Daniel Defoe Roman: Wo Lag Robinson Crusoes Insel? – Politics

  Daniel Defoe Roman: Wo Lag Robinson Crusoes Insel?  - Politics

Of the countless large and small islands in the world, there are three that almost everyone can name: Treasure Island, Easter Island, and Robinson Island. The former and the latter are purely poetic inventions, with only Easter Island an actual island in the Pacific. It is so lonely and so far off the coast of Chile that for more than three thousand miles, only long-term waves of the Pacific Ocean.

The culture of Rapa Nui, which is still steeped in mystery, its magnificent giant Mui statues were born with it. Scottish author Robert Louis Stevenson invented the island of our dream treasure so intensely and accurately, based on the maps he drew that it became one of the best adventure and pirate novels ever made.

However, the island, which became an example for all lonely islands as moral character, a school, an educational development of its own character, is one on which the English merchant’s son Robinson Crusoe was once stranded and survived. Had to help there. Also that he behaves as a kind of potential colonial ruler when working with Swadeshi Fridays is another story.

Daniel DeFay was the name of the genius creator of this involuntary sermon on a foreign island where he had to live alone and know himself in 28 years. Robinson Island became an educational island for its century and again in the 19th century. There were countless adaptations for youth in almost all languages ​​and so that they could study and pursue their virtues using the example of Robinson, who was honest and self-adapting.

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But was there a model for the island, or is it a fantasy like Stevenson’s Pirate Paradise from the 19th century? It has always affected youngsters at least, if it has not inspired them much more jungle than Robinson Island.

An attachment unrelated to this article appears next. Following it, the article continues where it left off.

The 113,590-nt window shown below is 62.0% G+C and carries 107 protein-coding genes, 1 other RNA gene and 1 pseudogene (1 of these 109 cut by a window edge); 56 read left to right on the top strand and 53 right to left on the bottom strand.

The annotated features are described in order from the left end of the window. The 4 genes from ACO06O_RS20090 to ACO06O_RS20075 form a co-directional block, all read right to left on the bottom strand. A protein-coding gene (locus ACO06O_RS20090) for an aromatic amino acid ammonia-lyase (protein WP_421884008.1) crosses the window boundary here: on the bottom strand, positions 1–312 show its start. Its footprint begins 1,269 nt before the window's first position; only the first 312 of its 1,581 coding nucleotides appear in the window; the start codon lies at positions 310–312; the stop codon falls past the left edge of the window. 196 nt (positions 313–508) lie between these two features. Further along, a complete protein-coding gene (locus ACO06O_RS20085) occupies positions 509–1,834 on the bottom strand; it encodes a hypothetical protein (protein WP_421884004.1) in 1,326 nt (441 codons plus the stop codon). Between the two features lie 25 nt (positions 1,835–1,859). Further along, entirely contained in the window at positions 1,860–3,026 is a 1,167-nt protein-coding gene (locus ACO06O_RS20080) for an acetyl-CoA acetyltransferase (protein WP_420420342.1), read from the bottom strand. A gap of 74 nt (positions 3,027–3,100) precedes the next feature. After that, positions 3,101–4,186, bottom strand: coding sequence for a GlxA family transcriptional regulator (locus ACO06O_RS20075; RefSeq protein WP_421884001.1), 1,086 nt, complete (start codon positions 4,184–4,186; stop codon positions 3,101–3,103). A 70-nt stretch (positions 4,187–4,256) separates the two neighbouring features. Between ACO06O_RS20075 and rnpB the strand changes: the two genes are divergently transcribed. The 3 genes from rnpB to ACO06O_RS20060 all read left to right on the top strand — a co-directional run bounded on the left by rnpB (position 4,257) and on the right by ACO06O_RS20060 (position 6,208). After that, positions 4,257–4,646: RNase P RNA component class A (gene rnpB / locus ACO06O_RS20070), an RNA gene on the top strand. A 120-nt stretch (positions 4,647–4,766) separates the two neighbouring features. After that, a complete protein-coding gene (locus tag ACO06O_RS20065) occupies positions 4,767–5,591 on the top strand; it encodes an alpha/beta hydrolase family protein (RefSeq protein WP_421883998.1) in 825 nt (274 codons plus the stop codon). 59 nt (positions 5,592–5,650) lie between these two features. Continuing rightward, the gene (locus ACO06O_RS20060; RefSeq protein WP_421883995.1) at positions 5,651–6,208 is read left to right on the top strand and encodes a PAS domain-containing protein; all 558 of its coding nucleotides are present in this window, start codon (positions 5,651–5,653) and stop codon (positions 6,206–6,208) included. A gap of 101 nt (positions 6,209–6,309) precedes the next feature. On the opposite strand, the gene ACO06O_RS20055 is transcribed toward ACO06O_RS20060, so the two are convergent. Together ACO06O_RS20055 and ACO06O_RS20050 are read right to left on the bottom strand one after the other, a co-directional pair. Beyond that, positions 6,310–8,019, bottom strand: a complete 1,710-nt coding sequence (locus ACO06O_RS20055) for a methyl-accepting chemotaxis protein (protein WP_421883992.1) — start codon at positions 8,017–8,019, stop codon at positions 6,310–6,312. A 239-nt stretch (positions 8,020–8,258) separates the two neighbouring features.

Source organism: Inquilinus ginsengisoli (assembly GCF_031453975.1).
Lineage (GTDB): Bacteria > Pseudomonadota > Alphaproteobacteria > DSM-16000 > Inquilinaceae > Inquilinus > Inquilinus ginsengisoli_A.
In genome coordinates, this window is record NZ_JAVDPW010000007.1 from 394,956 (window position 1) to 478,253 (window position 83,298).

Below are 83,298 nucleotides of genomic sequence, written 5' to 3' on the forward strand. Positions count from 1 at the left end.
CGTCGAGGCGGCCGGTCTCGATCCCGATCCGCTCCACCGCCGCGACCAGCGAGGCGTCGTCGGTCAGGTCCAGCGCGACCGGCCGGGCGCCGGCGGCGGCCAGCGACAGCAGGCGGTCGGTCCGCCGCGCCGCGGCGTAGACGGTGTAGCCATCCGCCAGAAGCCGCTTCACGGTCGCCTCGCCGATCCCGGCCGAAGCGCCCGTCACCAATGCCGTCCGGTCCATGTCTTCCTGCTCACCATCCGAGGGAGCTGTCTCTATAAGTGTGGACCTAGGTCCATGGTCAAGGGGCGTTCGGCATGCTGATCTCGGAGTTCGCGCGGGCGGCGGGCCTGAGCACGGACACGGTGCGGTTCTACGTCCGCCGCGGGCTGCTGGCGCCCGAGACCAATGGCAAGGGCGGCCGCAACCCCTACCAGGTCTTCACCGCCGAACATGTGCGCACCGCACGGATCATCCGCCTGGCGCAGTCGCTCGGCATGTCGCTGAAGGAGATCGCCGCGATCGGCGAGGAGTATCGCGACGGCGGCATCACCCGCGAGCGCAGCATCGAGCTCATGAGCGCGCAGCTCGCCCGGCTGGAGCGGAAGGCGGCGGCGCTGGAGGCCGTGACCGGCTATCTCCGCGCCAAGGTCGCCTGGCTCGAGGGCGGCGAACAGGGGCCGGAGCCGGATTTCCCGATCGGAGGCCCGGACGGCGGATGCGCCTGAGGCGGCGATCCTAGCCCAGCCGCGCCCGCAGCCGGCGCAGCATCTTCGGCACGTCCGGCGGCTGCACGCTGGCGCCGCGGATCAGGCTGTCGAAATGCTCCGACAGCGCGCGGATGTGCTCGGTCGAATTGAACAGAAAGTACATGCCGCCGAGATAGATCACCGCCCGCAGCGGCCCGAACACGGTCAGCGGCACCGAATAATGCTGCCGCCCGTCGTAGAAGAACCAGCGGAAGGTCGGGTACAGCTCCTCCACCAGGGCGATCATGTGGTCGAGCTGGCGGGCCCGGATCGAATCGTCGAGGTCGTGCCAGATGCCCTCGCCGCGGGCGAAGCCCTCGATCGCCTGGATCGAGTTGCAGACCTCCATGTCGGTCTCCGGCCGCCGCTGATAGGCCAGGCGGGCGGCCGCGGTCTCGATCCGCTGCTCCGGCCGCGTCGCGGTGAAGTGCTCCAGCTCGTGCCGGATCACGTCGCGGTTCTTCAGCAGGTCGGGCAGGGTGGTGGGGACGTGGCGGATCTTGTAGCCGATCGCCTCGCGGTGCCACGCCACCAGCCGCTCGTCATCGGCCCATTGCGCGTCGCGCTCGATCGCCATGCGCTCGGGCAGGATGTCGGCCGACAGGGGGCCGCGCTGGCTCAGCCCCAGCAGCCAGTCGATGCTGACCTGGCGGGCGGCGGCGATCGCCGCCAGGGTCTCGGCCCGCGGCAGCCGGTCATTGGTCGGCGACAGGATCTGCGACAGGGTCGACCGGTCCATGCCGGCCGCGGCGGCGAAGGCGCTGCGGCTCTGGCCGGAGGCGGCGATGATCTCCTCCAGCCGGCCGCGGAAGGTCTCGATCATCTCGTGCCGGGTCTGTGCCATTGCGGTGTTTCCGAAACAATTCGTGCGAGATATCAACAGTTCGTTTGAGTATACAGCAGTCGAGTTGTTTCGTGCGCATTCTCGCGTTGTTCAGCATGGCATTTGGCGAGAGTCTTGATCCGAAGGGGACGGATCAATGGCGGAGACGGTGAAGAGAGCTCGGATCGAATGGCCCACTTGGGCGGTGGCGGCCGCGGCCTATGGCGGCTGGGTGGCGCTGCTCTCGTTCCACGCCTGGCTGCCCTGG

Daniel Defe, a businessman with travel experience in France, Italy and Spain, also saw himself as an enlightened intellectual. This is illustrated by his essays and critical writings of economic policy, religion and culture, of which an attack against the Anglican Church temporarily led him to prison. To save himself from financial ruin, he worked as a journalist after his release and published the magazine between 1703 and 1714 the review outside.

Daniel Defe received for which the novel was only 50 pounds

It was not until late, however, that he wrote his first novel, which appeared when Defoe was 59 years old: “The life and strange and surprising adventures of Robinson Crusoe, a sailor who lives on a deserted island off the coast of America.” But lived alone for twenty-eight years. Near the mouth of the great Orinoco River, ashes were swept away by a shipwreck that killed everyone but him.

With a record of how he was oddly freed by pirates. Written by himself. “When it was published it was 50 pounds and Defoe was only marginally included in other editions.

Behind Robinson’s literary fate, however, is one more real, which flickers through the time of its creation: the story of the Scottish sailor Alexander Selkir (1676–1721), who actually lived on the coast between 1704 and 1709, for four and a half years. Juan Fernandez lived on the island. Chile had to live on, intentionally left behind by its own people, as Selkirk was a quarrelsome bully who would capture anything and everything.

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The private and future governor of the Bahamas, Woods Rogers, took Selkirk on board in 1709. Hermit almost forgot how to speak. Unlike Gabby, preaches and advises Robinson!

In 1712, Rogers published his memoir “A Voyage Around the World”, in which he told the story of Selkirk. This text and another Selkirk story were recorded in Irish writer Richard Steele and in his magazine in 1713 English Published, could inspire Defoe for his Robinson. It is even said that there was an unrelated meeting between him and Selkirk.

As it may: Today the island, which until 1966 was called Isla Mus a tierra, is not the name of Selkirk, an island close to the mainland, but of the fictional Robinson. Instead, a much further west, mostly uninhabited island, which Selkirk never had, is named after him.

In 2010/11, Andreas Meath and Hans-Rudolf Bork, the university’s geo-archaeologists at the Institute for Ecosystem Research Institute of Kiel, who are doing research on Isla Robinson Crusoe, proved that Alexander Selkirk’s island was wrong in the days What was allegedly testified to. In 2005, David Caldwell and Daisuke Takahashi were certain that they had discovered their camp on the hill at an altitude of 300 meters during their excavation expedition in search of Selkirk remains. Among other things, he received part of a compass that Selkirk may have.

But nail scientists established that these alleged remains of Selkirk belong to a Spanish base. The cave on the beach, in which Selkirk had initially taken refuge, is likely to be very much blown into the rock by English sailors.

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So if you really want to know Robinson Island, you have to dive into Defoe’s novel. Then he will definitely discover this unique island in his imagination.

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